117

Myristicaceæ

The Nutmeg Tribe

Tap or the illustration to highlight plants.

Myristicaceæ
Myristicaceæ

Key characteristics

Tropical trees, often containing a red juice, the leaves are alternate, without stipules, not dotted, entire at the edges, stalked and leathery. The flowers are small, and grow from the base of the leaf-stalk, or on terminal branches, panicles. A short folded bract is at the base of the flower; the calyx is leathery, usually downy, three or four notched. The stamens and pistil are in separate flowers, the filaments of the stamens are either distinct or united in a cylinder; the anthers are from three to twelve, two-celled, turned outwards, bursting lengthwise, either united or distinct. The carpels are solitary or many, with a single ovule. The style is very short, the stigma lobed. The fruit is a berry, containing a nut enveloped in an arillus. The seed contains slightly fleshy albumen.

This Tribe has affinity with Lauraceæ and Proteaceæ, but is distinguished by the structure of the anthers and fruit.

Select plants in this order

Not all plants listed are illustrated and not all plants illustrated are listed.

  • Myristica is said to be derived from the Greek for myrrh, in allusion to the aromatic flavour of the fruit.
  • Nutmeg trees, Myristica moschata (1), were first cultivated by the Dutch in the island of Banda, but they soon became dispersed throughout the Eastern and Western Tropics, wherever colonies were established by French or English settlers. In the Moluccas and in Sumatra extensive plantations were formed; in the West Indies Trinidad was found to be very favourable for their growth, and in the last tropical territory acquired by English intrepidity and influence, now being subdued by skilful cultivation, in the Sarawak district of the vast island of Borneo, the Nutmeg is considered one of the most valuable objects of attention, and will probably be one of the chief branches of that opening commerce destined to contribute largely to the civilization of the country. The peculiarity of the fruit, which would otherwise be a simple drupe, is the aril or tough leathery covering of the nut, within the fleshy coat of the exterior. Thi aril, when taken out and dried, is known as a mace, a spice of considerable importance for culinary purposes, especially in all hot countries where food requires to be highly seasoned. The nut, or Nutmeg, containing an essential oil of fragrant aromatic odour, and medicinal properties, has a thin black coat, wrinkled by the impression of the aril, also an inner skin which adheres closely to the kernel: it is usually employed in a powdered state, both as a condiment and as a medicine. When the fruit is ripe it splits open, showing the red aril within.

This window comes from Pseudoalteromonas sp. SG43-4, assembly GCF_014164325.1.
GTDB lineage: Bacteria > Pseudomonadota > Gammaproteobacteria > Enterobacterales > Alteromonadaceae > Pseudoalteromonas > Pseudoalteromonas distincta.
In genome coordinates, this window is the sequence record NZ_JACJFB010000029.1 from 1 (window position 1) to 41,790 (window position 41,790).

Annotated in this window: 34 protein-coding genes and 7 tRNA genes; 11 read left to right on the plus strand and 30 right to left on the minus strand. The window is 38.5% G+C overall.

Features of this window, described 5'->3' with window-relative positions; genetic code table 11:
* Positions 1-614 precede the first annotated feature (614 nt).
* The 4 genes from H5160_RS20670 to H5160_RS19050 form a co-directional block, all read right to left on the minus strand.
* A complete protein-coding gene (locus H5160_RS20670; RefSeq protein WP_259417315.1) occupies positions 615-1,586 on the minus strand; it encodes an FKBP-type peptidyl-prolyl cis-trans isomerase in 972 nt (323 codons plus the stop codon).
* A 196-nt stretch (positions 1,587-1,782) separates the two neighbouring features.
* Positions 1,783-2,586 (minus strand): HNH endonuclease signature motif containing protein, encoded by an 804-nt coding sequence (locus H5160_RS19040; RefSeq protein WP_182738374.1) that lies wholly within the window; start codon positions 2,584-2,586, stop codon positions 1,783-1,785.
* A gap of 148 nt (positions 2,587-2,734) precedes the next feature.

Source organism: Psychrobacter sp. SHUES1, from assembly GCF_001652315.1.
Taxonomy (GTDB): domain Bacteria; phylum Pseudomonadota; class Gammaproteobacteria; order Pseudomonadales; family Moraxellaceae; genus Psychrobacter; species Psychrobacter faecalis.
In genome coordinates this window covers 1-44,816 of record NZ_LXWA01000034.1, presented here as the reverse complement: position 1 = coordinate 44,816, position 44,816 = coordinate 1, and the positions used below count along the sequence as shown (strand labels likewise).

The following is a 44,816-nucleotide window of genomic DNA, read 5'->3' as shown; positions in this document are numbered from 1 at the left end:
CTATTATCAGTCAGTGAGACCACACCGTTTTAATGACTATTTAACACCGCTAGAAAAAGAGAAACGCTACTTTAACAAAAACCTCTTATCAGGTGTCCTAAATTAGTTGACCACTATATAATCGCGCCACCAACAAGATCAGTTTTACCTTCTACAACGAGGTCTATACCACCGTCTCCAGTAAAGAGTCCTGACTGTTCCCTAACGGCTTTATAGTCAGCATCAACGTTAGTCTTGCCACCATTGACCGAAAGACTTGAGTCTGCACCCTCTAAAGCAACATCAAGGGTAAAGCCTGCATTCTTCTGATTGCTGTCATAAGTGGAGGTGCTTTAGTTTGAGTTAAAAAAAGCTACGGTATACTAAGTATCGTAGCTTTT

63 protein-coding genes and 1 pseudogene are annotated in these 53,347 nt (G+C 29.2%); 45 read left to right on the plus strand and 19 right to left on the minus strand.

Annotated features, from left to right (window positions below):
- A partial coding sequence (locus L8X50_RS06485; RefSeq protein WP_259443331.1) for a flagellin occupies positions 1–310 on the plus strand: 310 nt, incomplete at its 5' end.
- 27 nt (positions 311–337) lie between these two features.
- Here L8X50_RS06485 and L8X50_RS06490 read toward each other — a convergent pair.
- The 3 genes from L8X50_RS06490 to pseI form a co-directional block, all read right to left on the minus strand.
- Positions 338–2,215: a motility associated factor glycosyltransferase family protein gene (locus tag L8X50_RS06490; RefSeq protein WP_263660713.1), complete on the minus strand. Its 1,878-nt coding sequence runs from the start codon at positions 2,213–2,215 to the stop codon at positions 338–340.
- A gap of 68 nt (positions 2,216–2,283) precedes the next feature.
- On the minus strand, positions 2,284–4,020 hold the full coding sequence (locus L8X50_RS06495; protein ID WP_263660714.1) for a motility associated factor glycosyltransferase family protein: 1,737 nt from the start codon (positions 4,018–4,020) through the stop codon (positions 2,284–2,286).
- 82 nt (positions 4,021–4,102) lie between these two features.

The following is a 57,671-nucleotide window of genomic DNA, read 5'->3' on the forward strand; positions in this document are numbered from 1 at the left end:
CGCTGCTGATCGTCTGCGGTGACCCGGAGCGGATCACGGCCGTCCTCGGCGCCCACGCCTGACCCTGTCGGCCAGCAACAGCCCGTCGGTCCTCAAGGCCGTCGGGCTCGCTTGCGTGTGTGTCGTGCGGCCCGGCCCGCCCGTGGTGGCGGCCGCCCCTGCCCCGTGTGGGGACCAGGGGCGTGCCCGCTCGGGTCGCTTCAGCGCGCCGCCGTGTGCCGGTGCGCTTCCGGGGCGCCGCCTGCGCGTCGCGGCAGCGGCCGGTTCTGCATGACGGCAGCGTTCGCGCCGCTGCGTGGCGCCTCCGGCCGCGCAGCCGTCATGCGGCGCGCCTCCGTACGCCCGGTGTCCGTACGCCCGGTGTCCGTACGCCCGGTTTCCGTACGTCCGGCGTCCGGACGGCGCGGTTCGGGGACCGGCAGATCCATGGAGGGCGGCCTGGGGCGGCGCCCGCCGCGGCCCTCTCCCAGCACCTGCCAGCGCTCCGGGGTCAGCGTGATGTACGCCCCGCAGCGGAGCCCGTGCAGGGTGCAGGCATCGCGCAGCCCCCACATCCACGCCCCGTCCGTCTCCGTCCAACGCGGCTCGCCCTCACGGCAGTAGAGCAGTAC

• M. fatua is a native of Surinam, with long drooping branches, bearing an oblong fruit, from the kernel of which is extracted a yello fatty substance used for candles and other purposes of domestic economy; the fragrance of this species is very slight. The bark of this and other species yields an acrid red juice.
  • M. sphærocarpa of Martaban has a small round fruit of bright red colour, with a pale nut within, which, as well as its aril, are aromatic; the fleshy portion of the fruit is acid and astringent.
  • M. amygdalina of the same country is nearly similar.
  • Virola sebifera (2), a tree fo South America, abounds on the borders of forests and hills in Cayenne and Guiana, it attains to 60 feet in height with a top composed of thick twisting branches; the leaves when young are clothed on the under surface with a rusty down. The kernel yields a yellow oily material for making soap and candles, and various uses; the red juice which exudes from the bark wherever incisions are made, is said to be a preservative for the teeth.
  • Pyrrhosa tingens of Amboyna has a mace full of red mucilaginous juice, which, when mixed with lime, is used as a pigment.
  • The red juice collected from the trunc of Myristica spuria is called Dooghan in the Philippines, and used as a substitute for Dragon’s Blood.
  • Hyalostemma differs from the true type of this Order in having no aril to the fruit; its numerous carpels make it a kind of link with the Custard-apple Tribe.

Locations

This Tribe inhabits exclusively the Tropics of Asia and America, and is most abundant in India.

Legend

  1. Myristica moschata, Common Nutmeg. Tropics of Asia.
    1. Flower.
    2. Stamens.
    3. Section of Ovary.
    4. Nutmeg.
    5. Section.
  2. Virola sebifera, Oily Virola. Guiana.
    1. Cluster of Flowers.
    2. Stamen Flower.
    3. Pistil Flower.

Explore more

Browse all plants »

Posters

Decorate your walls with colorful detailed posters based on Elizabeth Twining’s beautiful two-volume set from 1868.

Order posters »